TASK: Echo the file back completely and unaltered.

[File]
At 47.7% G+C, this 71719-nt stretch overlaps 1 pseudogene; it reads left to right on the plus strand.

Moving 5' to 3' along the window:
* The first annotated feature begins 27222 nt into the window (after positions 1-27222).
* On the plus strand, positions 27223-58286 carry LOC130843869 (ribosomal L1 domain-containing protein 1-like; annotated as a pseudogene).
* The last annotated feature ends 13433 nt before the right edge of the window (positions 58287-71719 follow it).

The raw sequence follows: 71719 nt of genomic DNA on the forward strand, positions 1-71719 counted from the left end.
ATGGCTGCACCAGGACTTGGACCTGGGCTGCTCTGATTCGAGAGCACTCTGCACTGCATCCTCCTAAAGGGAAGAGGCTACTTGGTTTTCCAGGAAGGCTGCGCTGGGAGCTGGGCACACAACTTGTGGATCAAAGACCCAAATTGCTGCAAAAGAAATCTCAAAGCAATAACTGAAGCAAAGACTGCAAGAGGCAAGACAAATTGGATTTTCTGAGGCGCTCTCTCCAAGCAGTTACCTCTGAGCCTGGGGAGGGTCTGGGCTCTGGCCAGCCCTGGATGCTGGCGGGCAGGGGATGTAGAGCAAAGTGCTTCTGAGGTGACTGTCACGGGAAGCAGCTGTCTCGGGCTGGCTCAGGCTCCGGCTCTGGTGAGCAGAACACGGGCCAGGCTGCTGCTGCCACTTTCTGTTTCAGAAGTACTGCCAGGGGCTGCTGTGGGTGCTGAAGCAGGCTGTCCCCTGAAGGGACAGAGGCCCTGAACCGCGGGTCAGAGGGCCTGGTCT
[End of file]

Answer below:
At 47.7% G+C, this 71719-nt stretch overlaps 1 pseudogene; it reads left to right on the plus strand.

Moving 5' to 3' along the window:
* The first annotated feature begins 27222 nt into the window (after positions 1-27222).
* On the plus strand, positions 27223-58286 carry LOC130843869 (ribosomal L1 domain-containing protein 1-like; annotated as a pseudogene).
* The last annotated feature ends 13433 nt before the right edge of the window (positions 58287-71719 follow it).

The raw sequence follows: 71719 nt of genomic DNA on the forward strand, positions 1-71719 counted from the left end.
ATGGCTGCACCAGGACTTGGACCTGGGCTGCTCTGATTCGAGAGCACTCTGCACTGCATCCTCCTAAAGGGAAGAGGCTACTTGGTTTTCCAGGAAGGCTGCGCTGGGAGCTGGGCACACAACTTGTGGATCAAAGACCCAAATTGCTGCAAAAGAAATCTCAAAGCAATAACTGAAGCAAAGACTGCAAGAGGCAAGACAAATTGGATTTTCTGAGGCGCTCTCTCCAAGCAGTTACCTCTGAGCCTGGGGAGGGTCTGGGCTCTGGCCAGCCCTGGATGCTGGCGGGCAGGGGATGTAGAGCAAAGTGCTTCTGAGGTGACTGTCACGGGAAGCAGCTGTCTCGGGCTGGCTCAGGCTCCGGCTCTGGTGAGCAGAACACGGGCCAGGCTGCTGCTGCCACTTTCTGTTTCAGAAGTACTGCCAGGGGCTGCTGTGGGTGCTGAAGCAGGCTGTCCCCTGAAGGGACAGAGGCCCTGAACCGCGGGTCAGAGGGCCTGGTCT